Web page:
There are still some limitations to this study. First, we analyzed only one ICI-treated CRC cohort and the TCGA-CRC cohort. For MSI-H and MSS/MSI-L CRCs, there may be some bias in the comprehensive assessment of immune characteristics and the immune microenvironment. Second, the lack of transcriptomic, copy number variation, and protein-level data for the ICI-treated CRC cohort and the lack of relevant animal experiments in this study did not allow us to directly prove our hypothesis. Third, the number of CRC patients treated with ICIs was unfortunately very small. Fourth, we did not explore the mechanism of primary/secondary resistance to ICI treatment in some MSI-H CRCs, and more research involving large sample sizes and diverse ethnic groups is needed for subsequent analysis and verification. Additionally, scRNA-seq might help us reveal distinct cell subtypes and illustrate molecular differences in the future (49).
Microsatellite instability-high CRC had a better immunotherapy prognosis than MSS/MSI-L CRC. MSI-H CRC was related to an inflammatory TME, the increased expression of immune-related genes, enhanced immunogenicity, and elevated immune-related scores. In contrast, MSS/MSI-L CRC was related to an inhibitory TME and the reduced expression of immune-related genes, immunogenicity, and immune-related scores. In addition, the TME and immune characteristics of MSI-H COAD might be somewhat different from those of MSI-H READ. Furthermore, we aimed to elucidate the possible mechanisms by which the TME of MSI-H and MSS/MSI-L affect the prognostic difference in CRC patients receiving ICI therapy to further improve the efficacy of ICI treatment in MSI-H CRC patients and provide theoretical guidance to address the problem of MSS/MSI-L patients not deriving clinical benefits from ICI treatment. In addition, the possible mechanism underlying the difference in the efficacy of ICI treatment based on different MSI statuses requires a series of prospective clinical studies and mechanistic explorations.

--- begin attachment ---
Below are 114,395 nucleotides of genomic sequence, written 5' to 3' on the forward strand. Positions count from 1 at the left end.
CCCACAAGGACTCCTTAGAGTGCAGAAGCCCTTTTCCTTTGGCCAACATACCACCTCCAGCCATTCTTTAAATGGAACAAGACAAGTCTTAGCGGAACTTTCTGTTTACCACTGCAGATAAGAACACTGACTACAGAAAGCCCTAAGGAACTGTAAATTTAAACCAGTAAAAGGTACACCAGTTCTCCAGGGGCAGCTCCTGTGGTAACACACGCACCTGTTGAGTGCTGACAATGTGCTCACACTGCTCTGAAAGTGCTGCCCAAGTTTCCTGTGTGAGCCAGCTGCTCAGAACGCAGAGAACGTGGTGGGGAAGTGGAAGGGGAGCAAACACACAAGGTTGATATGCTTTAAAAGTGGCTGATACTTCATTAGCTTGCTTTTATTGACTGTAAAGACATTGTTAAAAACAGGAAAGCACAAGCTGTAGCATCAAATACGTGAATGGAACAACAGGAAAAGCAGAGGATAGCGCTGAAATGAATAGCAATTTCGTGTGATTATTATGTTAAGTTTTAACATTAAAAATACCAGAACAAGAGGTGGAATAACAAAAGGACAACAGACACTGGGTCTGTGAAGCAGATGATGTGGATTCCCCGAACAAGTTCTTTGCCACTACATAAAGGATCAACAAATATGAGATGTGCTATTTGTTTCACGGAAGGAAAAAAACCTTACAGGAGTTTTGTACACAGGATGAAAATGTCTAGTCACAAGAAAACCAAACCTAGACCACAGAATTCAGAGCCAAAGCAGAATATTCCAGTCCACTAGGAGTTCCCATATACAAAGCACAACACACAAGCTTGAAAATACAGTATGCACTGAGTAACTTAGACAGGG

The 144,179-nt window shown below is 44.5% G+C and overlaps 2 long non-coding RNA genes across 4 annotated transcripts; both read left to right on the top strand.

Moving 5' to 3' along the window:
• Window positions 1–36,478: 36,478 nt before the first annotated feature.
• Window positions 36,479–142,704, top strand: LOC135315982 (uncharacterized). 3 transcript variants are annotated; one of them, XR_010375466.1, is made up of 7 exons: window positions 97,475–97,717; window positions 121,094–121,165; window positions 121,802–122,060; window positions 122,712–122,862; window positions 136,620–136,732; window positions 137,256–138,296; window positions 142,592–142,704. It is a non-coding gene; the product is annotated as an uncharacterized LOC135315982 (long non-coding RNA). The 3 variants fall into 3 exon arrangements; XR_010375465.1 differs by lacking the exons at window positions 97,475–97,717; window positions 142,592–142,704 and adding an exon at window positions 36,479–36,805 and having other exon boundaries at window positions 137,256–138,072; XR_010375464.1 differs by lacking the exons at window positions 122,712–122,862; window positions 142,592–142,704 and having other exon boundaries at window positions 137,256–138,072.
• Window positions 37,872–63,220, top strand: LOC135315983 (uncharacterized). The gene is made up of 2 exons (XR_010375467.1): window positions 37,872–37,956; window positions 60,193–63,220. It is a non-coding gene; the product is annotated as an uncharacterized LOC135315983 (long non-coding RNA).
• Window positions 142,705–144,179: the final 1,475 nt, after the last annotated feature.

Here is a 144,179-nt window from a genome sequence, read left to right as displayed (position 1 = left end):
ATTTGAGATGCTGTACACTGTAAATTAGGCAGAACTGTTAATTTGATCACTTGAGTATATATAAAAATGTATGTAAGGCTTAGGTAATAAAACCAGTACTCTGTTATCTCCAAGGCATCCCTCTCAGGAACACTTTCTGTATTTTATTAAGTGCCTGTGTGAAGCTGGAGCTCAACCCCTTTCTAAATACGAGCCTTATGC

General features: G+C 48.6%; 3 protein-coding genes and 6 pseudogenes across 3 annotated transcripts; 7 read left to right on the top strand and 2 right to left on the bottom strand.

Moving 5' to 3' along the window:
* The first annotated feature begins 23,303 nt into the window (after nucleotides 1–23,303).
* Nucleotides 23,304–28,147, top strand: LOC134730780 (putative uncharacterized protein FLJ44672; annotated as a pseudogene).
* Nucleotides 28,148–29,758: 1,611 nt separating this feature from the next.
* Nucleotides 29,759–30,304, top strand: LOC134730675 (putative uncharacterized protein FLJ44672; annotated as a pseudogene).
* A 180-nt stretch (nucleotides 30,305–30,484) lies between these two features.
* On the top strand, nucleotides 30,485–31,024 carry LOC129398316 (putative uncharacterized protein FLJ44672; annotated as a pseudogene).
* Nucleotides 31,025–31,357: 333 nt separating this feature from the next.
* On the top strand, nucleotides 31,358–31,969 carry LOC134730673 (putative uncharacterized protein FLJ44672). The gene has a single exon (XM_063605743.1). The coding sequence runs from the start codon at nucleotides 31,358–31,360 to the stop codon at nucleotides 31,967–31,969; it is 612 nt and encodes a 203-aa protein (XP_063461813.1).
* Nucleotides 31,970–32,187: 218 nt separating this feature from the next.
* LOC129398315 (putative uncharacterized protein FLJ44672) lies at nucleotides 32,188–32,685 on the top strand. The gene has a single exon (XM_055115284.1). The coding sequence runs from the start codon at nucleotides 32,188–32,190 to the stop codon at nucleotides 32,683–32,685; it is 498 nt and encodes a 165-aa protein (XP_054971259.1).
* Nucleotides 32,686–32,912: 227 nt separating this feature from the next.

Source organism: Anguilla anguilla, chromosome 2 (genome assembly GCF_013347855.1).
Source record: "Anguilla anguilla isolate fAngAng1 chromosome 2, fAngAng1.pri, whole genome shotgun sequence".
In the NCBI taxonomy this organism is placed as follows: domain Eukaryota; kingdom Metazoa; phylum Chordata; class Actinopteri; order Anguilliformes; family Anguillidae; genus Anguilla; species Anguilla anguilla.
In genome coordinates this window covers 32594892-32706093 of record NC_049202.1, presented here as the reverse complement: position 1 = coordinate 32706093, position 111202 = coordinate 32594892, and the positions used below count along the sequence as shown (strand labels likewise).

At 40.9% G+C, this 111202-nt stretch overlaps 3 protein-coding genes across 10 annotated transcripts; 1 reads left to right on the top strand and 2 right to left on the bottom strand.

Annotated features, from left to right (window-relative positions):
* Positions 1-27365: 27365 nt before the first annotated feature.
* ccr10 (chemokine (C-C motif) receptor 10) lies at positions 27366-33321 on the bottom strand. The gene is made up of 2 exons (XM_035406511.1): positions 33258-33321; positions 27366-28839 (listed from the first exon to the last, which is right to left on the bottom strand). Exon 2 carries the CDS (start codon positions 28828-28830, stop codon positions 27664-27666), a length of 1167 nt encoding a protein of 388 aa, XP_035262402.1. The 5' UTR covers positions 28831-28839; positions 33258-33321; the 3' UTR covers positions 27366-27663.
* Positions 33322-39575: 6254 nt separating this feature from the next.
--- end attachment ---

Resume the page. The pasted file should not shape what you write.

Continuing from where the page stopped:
Data Availability Statement
All datasets presented in this study are included in the article/Supplementary Material.
AL wrote the manuscript. PL and JZ designed the research. AL performed the research. AL, PL, and JZ wrote, reviewed, and edited the manuscript. All authors contributed to the article and approved the submitted version.
Conflict of Interest